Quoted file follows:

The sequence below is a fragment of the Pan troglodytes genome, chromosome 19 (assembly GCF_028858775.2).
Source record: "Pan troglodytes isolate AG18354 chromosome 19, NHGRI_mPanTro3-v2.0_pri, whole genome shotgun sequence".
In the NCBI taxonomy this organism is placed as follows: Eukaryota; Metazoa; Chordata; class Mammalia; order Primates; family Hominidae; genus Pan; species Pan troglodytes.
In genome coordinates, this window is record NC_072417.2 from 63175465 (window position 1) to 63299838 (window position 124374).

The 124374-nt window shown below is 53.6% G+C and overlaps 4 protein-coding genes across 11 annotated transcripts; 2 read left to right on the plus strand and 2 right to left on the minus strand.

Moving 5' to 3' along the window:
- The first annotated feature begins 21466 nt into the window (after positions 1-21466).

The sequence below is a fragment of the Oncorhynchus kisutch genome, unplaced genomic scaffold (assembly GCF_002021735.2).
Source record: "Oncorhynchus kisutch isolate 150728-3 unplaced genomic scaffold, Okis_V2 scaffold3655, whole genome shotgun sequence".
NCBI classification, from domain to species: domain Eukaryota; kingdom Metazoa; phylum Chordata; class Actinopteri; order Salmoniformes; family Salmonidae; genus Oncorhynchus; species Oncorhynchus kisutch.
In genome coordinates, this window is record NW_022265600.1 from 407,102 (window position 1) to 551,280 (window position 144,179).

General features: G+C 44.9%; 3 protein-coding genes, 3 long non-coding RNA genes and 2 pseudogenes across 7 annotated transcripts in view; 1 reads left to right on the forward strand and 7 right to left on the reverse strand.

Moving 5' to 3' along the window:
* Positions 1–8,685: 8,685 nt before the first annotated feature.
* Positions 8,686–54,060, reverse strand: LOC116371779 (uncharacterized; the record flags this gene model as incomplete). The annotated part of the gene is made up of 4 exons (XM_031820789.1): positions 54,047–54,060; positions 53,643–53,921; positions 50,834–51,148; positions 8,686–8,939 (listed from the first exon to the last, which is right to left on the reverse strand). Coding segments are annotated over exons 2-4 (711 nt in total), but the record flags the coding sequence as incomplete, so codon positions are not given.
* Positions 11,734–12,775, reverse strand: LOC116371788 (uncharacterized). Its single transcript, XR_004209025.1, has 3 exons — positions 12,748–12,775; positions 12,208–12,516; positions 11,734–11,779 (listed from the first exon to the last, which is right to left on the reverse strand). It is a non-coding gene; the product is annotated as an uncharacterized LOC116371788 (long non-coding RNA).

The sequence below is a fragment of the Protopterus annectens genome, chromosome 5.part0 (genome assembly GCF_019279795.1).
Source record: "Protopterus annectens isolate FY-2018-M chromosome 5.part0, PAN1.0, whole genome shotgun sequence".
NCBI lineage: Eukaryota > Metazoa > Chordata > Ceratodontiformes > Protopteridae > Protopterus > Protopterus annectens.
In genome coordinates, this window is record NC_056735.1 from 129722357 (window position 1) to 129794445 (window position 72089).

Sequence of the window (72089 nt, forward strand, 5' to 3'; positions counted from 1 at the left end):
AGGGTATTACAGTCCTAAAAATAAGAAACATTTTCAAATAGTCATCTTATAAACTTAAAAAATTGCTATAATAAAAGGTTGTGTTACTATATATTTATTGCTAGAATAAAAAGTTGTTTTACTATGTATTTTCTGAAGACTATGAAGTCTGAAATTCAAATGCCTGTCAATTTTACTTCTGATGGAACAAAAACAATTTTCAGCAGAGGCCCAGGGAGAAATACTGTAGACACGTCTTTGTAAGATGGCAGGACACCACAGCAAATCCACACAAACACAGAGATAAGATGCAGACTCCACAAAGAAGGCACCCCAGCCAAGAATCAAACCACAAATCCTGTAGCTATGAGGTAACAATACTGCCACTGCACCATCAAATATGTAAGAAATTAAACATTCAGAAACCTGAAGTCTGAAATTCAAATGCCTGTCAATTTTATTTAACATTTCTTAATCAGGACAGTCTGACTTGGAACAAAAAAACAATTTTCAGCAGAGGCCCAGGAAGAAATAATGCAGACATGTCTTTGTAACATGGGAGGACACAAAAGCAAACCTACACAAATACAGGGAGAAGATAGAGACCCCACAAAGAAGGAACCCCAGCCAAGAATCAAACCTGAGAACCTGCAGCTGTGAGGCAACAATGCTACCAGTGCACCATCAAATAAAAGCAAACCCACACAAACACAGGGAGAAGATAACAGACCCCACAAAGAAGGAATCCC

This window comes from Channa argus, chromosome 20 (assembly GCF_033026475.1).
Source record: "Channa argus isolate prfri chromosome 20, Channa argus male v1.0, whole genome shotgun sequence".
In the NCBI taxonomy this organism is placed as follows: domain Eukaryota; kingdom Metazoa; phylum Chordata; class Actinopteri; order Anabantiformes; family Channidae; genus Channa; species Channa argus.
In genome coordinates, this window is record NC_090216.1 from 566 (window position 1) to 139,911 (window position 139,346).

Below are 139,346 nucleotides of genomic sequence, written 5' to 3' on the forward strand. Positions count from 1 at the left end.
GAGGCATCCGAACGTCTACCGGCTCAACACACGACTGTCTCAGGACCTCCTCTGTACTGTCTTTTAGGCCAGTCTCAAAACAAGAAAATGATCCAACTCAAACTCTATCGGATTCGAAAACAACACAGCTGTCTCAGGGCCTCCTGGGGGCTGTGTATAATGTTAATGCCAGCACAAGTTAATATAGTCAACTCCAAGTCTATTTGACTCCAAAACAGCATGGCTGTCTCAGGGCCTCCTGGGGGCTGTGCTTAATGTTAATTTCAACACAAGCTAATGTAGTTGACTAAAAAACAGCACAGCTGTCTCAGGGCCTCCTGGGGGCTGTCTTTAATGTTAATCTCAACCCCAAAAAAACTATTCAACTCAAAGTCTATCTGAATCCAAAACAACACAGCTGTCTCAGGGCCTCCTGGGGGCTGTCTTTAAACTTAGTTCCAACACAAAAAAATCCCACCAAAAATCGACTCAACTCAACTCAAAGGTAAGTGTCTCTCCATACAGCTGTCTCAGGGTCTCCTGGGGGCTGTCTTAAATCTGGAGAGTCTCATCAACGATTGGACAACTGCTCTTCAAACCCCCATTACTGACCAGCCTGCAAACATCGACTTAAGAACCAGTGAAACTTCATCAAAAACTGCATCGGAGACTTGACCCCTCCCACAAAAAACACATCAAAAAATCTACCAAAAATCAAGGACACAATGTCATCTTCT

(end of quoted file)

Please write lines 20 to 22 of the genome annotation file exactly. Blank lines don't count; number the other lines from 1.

In genome coordinates, this window is record NC_056735.1 from 129722357 (window position 1) to 129794445 (window position 72089).

Sequence of the window (72089 nt, forward strand, 5' to 3'; positions counted from 1 at the left end):
AGGGTATTACAGTCCTAAAAATAAGAAACATTTTCAAATAGTCATCTTATAAACTTAAAAAATTGCTATAATAAAAGGTTGTGTTACTATATATTTATTGCTAGAATAAAAAGTTGTTTTACTATGTATTTTCTGAAGACTATGAAGTCTGAAATTCAAATGCCTGTCAATTTTACTTCTGATGGAACAAAAACAATTTTCAGCAGAGGCCCAGGGAGAAATACTGTAGACACGTCTTTGTAAGATGGCAGGACACCACAGCAAATCCACACAAACACAGAGATAAGATGCAGACTCCACAAAGAAGGCACCCCAGCCAAGAATCAAACCACAAATCCTGTAGCTATGAGGTAACAATACTGCCACTGCACCATCAAATATGTAAGAAATTAAACATTCAGAAACCTGAAGTCTGAAATTCAAATGCCTGTCAATTTTATTTAACATTTCTTAATCAGGACAGTCTGACTTGGAACAAAAAAACAATTTTCAGCAGAGGCCCAGGAAGAAATAATGCAGACATGTCTTTGTAACATGGGAGGACACAAAAGCAAACCTACACAAATACAGGGAGAAGATAGAGACCCCACAAAGAAGGAACCCCAGCCAAGAATCAAACCTGAGAACCTGCAGCTGTGAGGCAACAATGCTACCAGTGCACCATCAAATAAAAGCAAACCCACACAAACACAGGGAGAAGATAACAGACCCCACAAAGAAGGAATCCC